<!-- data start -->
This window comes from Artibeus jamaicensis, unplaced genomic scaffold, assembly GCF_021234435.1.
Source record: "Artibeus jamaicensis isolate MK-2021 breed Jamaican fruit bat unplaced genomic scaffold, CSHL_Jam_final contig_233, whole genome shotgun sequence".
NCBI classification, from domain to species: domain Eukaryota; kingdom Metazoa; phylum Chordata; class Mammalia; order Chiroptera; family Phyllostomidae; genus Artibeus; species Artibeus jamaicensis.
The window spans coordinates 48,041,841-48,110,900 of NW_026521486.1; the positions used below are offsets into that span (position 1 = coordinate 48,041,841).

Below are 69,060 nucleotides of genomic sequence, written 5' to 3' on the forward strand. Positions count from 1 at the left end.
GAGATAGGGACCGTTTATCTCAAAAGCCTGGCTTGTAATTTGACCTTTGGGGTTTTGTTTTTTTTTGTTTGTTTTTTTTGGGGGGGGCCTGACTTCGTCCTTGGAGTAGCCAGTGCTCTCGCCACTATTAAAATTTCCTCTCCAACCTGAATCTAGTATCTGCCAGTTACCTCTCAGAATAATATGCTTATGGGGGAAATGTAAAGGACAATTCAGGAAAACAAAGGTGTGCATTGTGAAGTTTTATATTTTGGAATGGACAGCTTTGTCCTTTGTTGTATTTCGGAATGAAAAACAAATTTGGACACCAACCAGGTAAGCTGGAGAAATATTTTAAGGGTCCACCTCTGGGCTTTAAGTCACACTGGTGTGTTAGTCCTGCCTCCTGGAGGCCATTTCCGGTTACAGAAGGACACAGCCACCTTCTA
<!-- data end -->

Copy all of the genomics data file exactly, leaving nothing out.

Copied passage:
This window comes from Artibeus jamaicensis, unplaced genomic scaffold, assembly GCF_021234435.1.
Source record: "Artibeus jamaicensis isolate MK-2021 breed Jamaican fruit bat unplaced genomic scaffold, CSHL_Jam_final contig_233, whole genome shotgun sequence".
NCBI classification, from domain to species: domain Eukaryota; kingdom Metazoa; phylum Chordata; class Mammalia; order Chiroptera; family Phyllostomidae; genus Artibeus; species Artibeus jamaicensis.
The window spans coordinates 48,041,841-48,110,900 of NW_026521486.1; the positions used below are offsets into that span (position 1 = coordinate 48,041,841).

Below are 69,060 nucleotides of genomic sequence, written 5' to 3' on the forward strand. Positions count from 1 at the left end.
GAGATAGGGACCGTTTATCTCAAAAGCCTGGCTTGTAATTTGACCTTTGGGGTTTTGTTTTTTTTTGTTTGTTTTTTTTGGGGGGGGCCTGACTTCGTCCTTGGAGTAGCCAGTGCTCTCGCCACTATTAAAATTTCCTCTCCAACCTGAATCTAGTATCTGCCAGTTACCTCTCAGAATAATATGCTTATGGGGGAAATGTAAAGGACAATTCAGGAAAACAAAGGTGTGCATTGTGAAGTTTTATATTTTGGAATGGACAGCTTTGTCCTTTGTTGTATTTCGGAATGAAAAACAAATTTGGACACCAACCAGGTAAGCTGGAGAAATATTTTAAGGGTCCACCTCTGGGCTTTAAGTCACACTGGTGTGTTAGTCCTGCCTCCTGGAGGCCATTTCCGGTTACAGAAGGACACAGCCACCTTCTA